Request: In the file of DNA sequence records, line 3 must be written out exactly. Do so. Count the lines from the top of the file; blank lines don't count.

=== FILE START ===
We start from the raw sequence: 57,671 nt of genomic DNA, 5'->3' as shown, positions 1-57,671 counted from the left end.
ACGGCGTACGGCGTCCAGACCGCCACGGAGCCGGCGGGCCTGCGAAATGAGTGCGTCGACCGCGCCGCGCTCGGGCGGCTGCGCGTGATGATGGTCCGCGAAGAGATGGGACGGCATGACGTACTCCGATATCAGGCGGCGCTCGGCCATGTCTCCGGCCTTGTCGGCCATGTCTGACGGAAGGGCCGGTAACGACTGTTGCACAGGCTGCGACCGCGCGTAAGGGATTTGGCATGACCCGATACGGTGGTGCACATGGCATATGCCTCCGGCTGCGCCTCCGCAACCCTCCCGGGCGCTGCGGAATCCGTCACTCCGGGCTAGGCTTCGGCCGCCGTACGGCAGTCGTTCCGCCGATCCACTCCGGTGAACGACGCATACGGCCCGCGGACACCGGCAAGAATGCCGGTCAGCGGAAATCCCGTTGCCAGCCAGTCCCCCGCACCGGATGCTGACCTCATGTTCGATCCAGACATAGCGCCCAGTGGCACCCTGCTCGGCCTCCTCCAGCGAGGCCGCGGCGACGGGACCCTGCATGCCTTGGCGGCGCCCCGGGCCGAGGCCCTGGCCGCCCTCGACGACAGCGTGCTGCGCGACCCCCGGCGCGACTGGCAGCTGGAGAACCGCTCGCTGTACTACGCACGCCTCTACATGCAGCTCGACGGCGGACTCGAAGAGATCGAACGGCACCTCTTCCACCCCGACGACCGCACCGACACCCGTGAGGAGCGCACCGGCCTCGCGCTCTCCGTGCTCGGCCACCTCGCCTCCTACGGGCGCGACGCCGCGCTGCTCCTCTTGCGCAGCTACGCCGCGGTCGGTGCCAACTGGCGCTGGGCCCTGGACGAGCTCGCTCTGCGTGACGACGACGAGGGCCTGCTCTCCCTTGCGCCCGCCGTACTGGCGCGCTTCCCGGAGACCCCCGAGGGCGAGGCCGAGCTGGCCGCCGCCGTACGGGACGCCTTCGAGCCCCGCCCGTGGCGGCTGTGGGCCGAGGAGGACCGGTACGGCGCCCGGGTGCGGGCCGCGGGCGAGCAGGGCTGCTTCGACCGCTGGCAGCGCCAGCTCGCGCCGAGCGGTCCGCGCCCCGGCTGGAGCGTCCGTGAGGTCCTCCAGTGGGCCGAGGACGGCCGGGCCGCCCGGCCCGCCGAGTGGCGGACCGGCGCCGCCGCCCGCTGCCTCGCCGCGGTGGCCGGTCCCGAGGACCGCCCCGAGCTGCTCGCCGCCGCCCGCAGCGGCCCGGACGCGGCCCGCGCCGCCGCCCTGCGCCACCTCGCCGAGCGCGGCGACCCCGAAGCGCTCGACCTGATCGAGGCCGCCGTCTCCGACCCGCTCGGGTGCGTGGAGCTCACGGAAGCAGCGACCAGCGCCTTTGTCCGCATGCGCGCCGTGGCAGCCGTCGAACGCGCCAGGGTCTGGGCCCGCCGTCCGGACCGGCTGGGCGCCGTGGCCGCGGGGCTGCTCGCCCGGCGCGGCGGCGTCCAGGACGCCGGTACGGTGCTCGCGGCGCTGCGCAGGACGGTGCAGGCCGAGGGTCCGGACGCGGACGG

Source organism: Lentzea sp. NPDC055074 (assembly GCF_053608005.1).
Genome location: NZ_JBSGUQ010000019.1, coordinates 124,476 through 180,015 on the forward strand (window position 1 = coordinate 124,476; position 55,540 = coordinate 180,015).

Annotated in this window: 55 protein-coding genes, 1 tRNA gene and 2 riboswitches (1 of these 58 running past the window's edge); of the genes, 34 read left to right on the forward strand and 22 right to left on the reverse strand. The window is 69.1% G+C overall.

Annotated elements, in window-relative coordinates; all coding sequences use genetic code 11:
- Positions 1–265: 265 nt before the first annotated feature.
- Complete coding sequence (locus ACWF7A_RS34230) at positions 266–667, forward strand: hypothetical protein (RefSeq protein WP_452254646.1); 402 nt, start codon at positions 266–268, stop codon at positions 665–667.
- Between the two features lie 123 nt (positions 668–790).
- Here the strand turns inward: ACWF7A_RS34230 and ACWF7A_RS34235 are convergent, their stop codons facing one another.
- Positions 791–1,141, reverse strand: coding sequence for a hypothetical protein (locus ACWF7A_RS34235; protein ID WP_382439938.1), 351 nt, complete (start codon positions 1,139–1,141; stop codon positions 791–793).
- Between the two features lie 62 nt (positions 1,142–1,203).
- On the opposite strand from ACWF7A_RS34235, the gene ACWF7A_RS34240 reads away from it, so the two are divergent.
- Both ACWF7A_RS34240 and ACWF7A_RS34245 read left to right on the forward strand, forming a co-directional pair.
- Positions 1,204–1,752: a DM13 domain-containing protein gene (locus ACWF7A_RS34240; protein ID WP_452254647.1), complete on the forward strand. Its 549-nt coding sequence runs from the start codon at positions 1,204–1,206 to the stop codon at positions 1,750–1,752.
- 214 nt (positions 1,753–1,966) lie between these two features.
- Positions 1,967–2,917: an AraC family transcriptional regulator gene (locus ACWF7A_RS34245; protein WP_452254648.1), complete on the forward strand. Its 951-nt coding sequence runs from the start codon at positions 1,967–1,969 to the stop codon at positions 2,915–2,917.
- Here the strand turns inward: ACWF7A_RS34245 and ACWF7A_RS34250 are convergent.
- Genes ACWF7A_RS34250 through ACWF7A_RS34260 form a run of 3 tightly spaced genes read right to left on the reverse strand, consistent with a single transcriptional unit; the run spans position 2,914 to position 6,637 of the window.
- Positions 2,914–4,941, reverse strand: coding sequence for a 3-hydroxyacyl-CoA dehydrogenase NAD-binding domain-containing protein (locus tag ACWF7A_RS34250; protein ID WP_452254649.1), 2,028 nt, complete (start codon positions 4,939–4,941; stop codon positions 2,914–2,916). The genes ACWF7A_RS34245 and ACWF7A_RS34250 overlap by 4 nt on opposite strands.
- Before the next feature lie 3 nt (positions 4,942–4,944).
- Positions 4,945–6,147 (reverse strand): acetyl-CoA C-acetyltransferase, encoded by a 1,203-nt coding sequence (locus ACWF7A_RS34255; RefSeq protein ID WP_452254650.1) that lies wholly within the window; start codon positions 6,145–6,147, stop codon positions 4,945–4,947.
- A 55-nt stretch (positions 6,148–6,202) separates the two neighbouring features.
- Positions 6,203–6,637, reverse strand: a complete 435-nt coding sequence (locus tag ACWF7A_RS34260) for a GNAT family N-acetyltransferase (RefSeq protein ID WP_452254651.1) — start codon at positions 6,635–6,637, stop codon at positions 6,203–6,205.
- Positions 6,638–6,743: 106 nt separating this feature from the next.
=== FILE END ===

Source organism: Lentzea sp. NPDC055074 (assembly GCF_053608005.1).